Kids to Parks Day Contest Winners Skype with White House
United class distance learning via Skype with White House
Originally published on April 18, 2019 by Daily Review Atlas, written by Jeff Holt
MONMOUTH — History is going to be made today at United West Elementary School.
Kindergarten teacher Emily Higbee and her students will be Skyping with the White House — the first time this has ever been done.
“We are going to be the first in the nation to have distance learning with the White House,” Higbee said.
The White House and surrounding grounds constitute a national park, which will be the focus of the lesson.
“It’s called the President’s Park,” Higbee said. “I am not shocked, having done distance learning in the past. Distance learning is available through most national parks and monuments. It is connecting these kids to the world that is literally at their fingertips. I have a class of 18 amazing kids who are taking a journey. The two words I’m really proud of them knowing is to preserve and to protect.”
Higbee has made sure her students are quite familiar with the likes of Theodore Roosevelt, the 26th president of the United States who is an icon in the National Park Service.
“We talk about everything from the president to their animals,” Higbee said. “My kids already know their is an Oval Office and they understand the first lady is married to the president, and that the White House once burned down and had to be rebuilt again.”
Higbee said that after the Skyping today, her students will receive an official Junior Ranger certificate.
ABOUT PRESIDENT’S PARK
President’s Park includes the White House, a visitor center, Lafayette Park and President’s Park South, commonly known as the Ellipse, as well as the White House Gardens. President’s Park served for several years after the War of 1812 as a construction station for the reconstruction of the White House.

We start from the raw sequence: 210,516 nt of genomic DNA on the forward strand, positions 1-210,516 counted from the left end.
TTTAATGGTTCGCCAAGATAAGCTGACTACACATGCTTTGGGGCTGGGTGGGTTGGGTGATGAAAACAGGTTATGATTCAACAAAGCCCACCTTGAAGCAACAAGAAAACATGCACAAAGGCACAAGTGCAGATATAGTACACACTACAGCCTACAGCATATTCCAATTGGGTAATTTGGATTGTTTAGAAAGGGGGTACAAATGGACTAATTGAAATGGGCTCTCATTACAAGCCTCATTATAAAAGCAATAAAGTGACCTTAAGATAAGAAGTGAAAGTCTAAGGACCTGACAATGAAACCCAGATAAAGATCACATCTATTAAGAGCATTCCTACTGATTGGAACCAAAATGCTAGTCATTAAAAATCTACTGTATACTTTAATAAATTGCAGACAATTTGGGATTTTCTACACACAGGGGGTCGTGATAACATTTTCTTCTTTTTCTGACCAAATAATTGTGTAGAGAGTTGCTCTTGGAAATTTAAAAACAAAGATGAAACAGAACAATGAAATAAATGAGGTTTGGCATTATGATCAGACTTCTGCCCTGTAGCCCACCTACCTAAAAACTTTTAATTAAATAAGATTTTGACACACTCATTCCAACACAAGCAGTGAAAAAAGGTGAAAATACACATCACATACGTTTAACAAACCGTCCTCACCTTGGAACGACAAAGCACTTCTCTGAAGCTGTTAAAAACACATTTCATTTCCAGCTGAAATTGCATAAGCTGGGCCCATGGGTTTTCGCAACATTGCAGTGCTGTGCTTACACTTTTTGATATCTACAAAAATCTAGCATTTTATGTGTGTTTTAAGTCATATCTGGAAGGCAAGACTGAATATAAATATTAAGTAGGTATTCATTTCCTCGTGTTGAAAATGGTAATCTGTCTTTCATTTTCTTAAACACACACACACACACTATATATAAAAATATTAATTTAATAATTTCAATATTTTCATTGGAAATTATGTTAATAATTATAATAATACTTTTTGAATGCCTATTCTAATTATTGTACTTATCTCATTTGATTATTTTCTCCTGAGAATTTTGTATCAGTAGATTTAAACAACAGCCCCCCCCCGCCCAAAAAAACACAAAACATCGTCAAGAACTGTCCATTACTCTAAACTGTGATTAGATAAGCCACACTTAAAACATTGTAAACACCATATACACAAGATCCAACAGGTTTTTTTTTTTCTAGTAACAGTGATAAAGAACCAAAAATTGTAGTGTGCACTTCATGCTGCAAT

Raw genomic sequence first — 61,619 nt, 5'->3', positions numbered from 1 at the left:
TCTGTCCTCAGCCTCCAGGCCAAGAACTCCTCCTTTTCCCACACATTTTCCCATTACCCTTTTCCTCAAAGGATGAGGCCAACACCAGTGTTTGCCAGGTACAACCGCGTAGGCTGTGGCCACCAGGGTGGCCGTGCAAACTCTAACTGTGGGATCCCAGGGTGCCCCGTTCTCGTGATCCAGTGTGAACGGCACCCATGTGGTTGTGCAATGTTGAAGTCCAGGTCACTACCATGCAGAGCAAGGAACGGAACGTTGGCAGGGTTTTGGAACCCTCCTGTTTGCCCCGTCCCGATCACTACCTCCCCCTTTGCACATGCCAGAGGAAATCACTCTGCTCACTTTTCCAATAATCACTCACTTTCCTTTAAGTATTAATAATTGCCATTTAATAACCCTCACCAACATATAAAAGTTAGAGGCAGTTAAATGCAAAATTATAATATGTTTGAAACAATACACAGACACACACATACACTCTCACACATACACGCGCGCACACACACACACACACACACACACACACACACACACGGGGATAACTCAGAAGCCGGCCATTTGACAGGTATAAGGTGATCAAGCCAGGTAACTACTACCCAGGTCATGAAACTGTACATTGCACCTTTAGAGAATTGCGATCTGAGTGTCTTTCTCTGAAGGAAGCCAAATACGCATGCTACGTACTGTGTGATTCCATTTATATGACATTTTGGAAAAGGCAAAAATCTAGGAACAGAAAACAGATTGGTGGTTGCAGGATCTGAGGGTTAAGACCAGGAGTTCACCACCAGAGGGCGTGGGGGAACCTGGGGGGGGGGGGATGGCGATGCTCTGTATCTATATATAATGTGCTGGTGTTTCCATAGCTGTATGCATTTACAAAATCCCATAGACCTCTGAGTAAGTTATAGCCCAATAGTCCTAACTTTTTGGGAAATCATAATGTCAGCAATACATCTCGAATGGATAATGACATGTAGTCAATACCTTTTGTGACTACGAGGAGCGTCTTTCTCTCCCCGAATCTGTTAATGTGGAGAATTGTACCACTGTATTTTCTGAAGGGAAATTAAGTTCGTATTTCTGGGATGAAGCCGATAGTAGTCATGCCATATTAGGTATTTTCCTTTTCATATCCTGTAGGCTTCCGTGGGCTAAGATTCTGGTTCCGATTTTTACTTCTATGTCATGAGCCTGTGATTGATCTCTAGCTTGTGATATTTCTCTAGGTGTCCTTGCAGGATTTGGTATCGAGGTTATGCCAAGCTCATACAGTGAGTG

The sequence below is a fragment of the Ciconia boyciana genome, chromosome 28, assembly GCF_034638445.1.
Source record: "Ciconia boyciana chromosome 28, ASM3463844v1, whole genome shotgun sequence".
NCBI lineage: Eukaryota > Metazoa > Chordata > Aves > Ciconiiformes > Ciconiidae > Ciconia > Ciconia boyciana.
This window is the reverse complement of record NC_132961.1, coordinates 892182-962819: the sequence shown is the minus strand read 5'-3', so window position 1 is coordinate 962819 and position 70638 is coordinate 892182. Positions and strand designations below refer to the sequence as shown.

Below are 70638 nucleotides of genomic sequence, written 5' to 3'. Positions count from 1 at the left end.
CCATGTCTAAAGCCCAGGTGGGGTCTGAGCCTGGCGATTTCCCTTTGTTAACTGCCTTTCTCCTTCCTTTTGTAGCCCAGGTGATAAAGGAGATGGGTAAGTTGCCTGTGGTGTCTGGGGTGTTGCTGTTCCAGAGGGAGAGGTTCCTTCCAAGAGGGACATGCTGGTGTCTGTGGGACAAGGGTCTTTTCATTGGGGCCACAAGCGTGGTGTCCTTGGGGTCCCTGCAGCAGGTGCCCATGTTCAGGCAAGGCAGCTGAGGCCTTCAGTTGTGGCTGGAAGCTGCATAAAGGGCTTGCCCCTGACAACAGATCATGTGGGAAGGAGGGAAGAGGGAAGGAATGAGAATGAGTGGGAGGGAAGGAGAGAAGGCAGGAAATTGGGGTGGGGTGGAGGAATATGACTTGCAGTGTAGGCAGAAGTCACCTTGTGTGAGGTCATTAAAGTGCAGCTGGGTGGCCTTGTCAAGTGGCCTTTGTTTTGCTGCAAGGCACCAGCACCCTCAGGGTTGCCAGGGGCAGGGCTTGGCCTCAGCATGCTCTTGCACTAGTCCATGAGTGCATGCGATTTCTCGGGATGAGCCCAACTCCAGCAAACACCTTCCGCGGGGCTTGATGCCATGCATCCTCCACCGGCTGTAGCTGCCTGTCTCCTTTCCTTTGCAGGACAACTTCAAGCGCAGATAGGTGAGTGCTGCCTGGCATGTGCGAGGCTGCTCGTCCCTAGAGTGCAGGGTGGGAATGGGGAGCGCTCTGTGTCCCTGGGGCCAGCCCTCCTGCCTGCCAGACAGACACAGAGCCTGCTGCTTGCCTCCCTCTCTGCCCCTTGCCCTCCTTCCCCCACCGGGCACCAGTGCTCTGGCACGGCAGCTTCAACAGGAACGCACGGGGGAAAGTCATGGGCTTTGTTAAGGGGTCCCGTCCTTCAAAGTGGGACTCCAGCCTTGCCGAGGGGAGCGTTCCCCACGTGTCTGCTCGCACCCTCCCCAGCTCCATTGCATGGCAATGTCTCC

United Technology Coordinator Trish Bertelsen also played a key role in making this happen, acquiring picture books for the students in Higbee’s classroom to help familiarize them even more with pictures of the White House.
And for the alphabet, Higbee said she has tied it in with her students. For example, for the letter “s” she said it stands for Statue of Liberty.
“I’m excited for them to experience everything they are learning in the classroom,” Higbee said.
Higbee, in her fifth year as a teacher at United West, said she grew up going to national parks as a kid with her family. So, the kids in her classroom were able to make homemade passports.
“I’m hoping to instill a core memory (for the kids),” Higbee said. “It’s the first for everybody.”
Another unique thing that Higbee has implemented into her teaching is “table talk.” It can be at home over dinner or in their car with their parents.
“Family is very important here at United,” Higbee said. “Just having conversation and bouncing off thoughts and talking about their day.”So tonight, when the kindergarten students get home from school, they could have some very interesting “table talk” with their families.
Higbee and her students will also be going to Starved Rock State Park on May 24. That will be their Stewardship Project. They were one of the winners of the Kids to Parks Day National School Contest. The National Park Trust (NPT) provided them with a scholarship to help make it happen. They were given a classroom Buddy Bison and Buddy Bison T-shirts to wear on that day.